8th June 2019, woodlands, Etherow Country Pk, Marple, Gtr M/cr. Photo: © RWD
The stems are hollow. These stems might have been hacked a while back; they have shrunk a bit near the broken end.


8th June 2019, woodlands, Etherow Country Pk, Marple, Gtr M/cr. Photo: © RWD
Stems ribbed.




SHAPE VARIATION IN HOGWEED LEAVES

7th June 2017, canal feeder, The Burrs, Bury, Lancs Photo: © RWD


7th June 2017, canal feeder, The Burrs, Bury, Lancs Photo: © RWD


28th May 2017, Sedburgh, Yorkshire Photo: © RWD


1st June 2014, MNBC canal, Moses Gate, Bolton, Lancs. Photo: © RWD


1st June 2014, MNBC canal, Moses Gate, Bolton, Lancs. Photo: © RWD


Set Valley Trail, New Mills, Derbyshire Photo: © RWD


Set Valley Trail, New Mills, Derbyshire Photo: © RWD


1st June 2014, MNBC canal, Moses Gate, Bolton, Lancs. Photo: © RWD


1st June 2014, MNBC canal, Moses Gate, Bolton, Lancs. Photo: © RWD


28th May 2017, Sedburgh, Yorkshire Photo: © RWD


THE LEAVES OF NARROW-LEAVED HOGWEED

(Heracleum sphondylium ssp. sphondylium var. angustifolium)

3rd June 2017, Reynards Lane, Hartington, White Peaks. Photo: © RWD
When your Author first saw these leaves, he thought of the Saw-Wort we had totally unexpectedly just seen down the road. But something wasn't right - the stems were dark-purple, square and hairy: this was Hogweed, but not as we normally know it. With very narrow lobes on the leaf and irregular triangular teeth your Author was informed this was Heracleum sphondylium ssp. sphondylium var. angustifolium (but this seems to be missing from the reference book colloquially known as 'Stace III'). It might also be known as Heracleum sphondylium ssp. sibiricum, which is mentioned in Stace III. Excluding the obvious Stinging Nettle leaves, more of the variable leaves appear in top LH corner in a brighter-green.


3rd June 2017, Reynards Lane, Hartington, White Peaks. Photo: © RWD
More leaves of same sub-species variation. They all have one thing in common: long and narrow lobes with very irregular shape-shifting teeth.


Hybridizes with : Giant Hogweed (Heracleum mantegazzianum) to produce Heracleum sphondylium × mantegazzianum, whichb is intermediate in size between the parents, also in hairiness, leaf-shape and the characteristics of the fruit. It's fertility is very low.

Some similarities to : Giant Hogweed but Hogweed is only half as tall at up to 2 or 3 metres, the flower umbels of much smaller diameter, and the fruits are wider. The leaves of Giant Hogweed are not only larger, up to a metre long, but differ in form being more fan-shaped, rather than having great chunks missing from the edges which is what Hogweed looks like.

The flowers of Hogweed, unlike those of Giant Hogweed, can sometimes have a pinkish or purplish colour. Sometimes both white and pink flowers can be on the same plant, but on differing umbels. The straw-coloured seed pods are flattened and oval, with four streaks radiating downwards from the top.

Not to be confused with: Cow Parsley (a member of the same family and similar name) nor with Cowslip [a plant of similar name but which belongs to the Primrose family].

Uniquely identifiable characteristics

Distinguishing Feature : The shape and size of the lower leaves give it away. These leaves are quite distinct from the leaves of Giant Hogweed, which are also very distinguishable.

Hogweed (and Wild Parsnip) has much the same furocoumarins as does Giant Hogweed, and as such any sap on the skin can give rise to the same photodermatitis, where subsequent exposure of the skin to sunlight will lead to an intense itching and burning sensation leading to the formation of wheals which can be slow to heal. See Giant Hogweed for more details and structural chemical formulae. Treatment can be very difficult as skin-contact with furocoumarins often causes necrosis from which a secondary bacterial infection is typical. A strong hyper-pigmentation of the scarred flesh can remain for months or even years afterwards.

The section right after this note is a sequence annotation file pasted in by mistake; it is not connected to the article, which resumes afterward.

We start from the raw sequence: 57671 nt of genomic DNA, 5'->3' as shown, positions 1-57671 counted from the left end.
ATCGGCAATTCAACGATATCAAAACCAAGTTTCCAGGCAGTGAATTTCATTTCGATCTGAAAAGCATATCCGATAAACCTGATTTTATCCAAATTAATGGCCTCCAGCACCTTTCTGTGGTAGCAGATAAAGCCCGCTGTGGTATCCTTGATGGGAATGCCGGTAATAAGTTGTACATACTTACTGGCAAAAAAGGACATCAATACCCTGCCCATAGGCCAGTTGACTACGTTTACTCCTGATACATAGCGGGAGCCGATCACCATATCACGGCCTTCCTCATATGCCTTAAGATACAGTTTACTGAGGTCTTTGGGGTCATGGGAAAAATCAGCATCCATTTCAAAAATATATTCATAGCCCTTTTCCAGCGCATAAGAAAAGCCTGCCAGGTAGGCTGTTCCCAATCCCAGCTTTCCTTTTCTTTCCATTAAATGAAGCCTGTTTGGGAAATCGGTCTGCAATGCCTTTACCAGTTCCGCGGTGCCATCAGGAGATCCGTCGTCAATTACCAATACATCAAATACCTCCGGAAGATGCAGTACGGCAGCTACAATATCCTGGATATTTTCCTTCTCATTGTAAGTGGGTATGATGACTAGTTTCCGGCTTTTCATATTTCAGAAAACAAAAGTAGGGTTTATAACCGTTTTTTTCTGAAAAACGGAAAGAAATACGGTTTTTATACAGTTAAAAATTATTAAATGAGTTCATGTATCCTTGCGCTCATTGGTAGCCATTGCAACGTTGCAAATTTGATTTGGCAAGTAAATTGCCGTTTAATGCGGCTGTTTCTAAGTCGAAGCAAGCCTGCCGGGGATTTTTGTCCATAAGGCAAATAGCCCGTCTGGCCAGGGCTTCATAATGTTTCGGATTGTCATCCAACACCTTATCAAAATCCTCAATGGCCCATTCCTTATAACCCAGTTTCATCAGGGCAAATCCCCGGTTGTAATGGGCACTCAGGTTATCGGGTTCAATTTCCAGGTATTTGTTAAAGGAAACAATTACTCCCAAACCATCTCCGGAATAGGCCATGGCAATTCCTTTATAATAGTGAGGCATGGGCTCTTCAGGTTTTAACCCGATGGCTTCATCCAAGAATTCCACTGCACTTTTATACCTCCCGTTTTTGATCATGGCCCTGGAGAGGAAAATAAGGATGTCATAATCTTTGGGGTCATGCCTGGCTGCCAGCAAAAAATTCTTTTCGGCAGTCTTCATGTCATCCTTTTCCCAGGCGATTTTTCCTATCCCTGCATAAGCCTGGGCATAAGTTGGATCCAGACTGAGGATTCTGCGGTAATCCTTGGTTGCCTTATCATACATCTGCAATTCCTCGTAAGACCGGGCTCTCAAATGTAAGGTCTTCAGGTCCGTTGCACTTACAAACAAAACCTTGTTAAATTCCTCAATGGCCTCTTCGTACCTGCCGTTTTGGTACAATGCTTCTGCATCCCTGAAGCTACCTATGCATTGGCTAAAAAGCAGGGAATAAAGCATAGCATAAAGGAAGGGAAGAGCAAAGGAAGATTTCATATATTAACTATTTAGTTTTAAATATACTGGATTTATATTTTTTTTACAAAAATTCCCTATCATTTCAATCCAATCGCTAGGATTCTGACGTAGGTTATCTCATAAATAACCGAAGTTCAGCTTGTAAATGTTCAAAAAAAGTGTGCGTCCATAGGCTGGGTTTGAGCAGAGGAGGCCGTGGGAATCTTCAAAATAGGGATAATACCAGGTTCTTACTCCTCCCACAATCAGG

Furocoumarins cause effects on DNA similar to those of Yperit, a chlorinated Mustard Gas called Sulfur Mustard with the formula Cl-CH2-CH2-S-CH2-CH2-Cl which was developed by the Germans for use in WWI. Sulfur Mustard, like furocoumarins, alkylates a nucleic-acid in strands of DNA (in this case guanine rather than thymine of furanocoumarins [see below]) leading to cell apoptosis and possibly cancer later on in life. The major adduct in the case of Sulfur Mustard is 7-(2-HydroxyEthyl-ThioEthyl)-Guanine and accounts for about 60% of the total alkylation.


USE BY BUTTERFLIES
LAYS EGGS ON CATERPILLAR CHRYSALIS BUTTERFLY
Grizzled Skipper
Ringlet
Small Copper


MODUS OPERANDI of FUROCOUMARINS


COUMARINS and FUROCOUMARINS


First of all, a furocoumarin (aka furanocoumarin) is a coumarin (such as Umbelliferone shown) but with the addition of a fused furan ring. This addition makes furocoumarins far more toxic than are coumarins. The furocoumarin shown is that of the simplest, Psoralen. There are many others with side groups attached, or with the furan ring attached at the lower angle as shown for Angelicin - which are known as angular furocoumarins (as opposed to linear furocoumarins like Psoralen). With this in mind, the next paragraphs will show (by example with Psoralen, but in reality any furocoumarin will behave similarly) how furocoumarins can interact with DNA and cause havoc within the human (or animal) body.


THE FOUR NUCLEOBASES


Thymine, (not to be confused with Thiamine, the sulfur-containing Vitamin B1) is also known as 5-methyluracil and is one of the four Nucleobases found in DNA. The four bases are Guanine, Cytosine, Adenine and Thymine, abbreviated to G, C, A and T in genomic representations of the DNA. Thymine, 5-MethylUracil, is shown below in red. Both Cytosine and Thymine are Pyrimidines with but a 6-membered ring, whilst both Guanine and Adenine are Purines (with fused pyrimidine and imidazole rings). In the coding part of DNA specific Purines pair up with specific Pyrimidines. Thus Cytosine is paired up (by three hydrogen bonds) with Guanine, and similarly Adenine with Thymine (but in the latter instance by only two hydrogen bonds). [In RNA, another pyrimidine, Uracil, takes the place of Thymine, and pairs with Adenine].

THYMINE and THYMINE DIMERS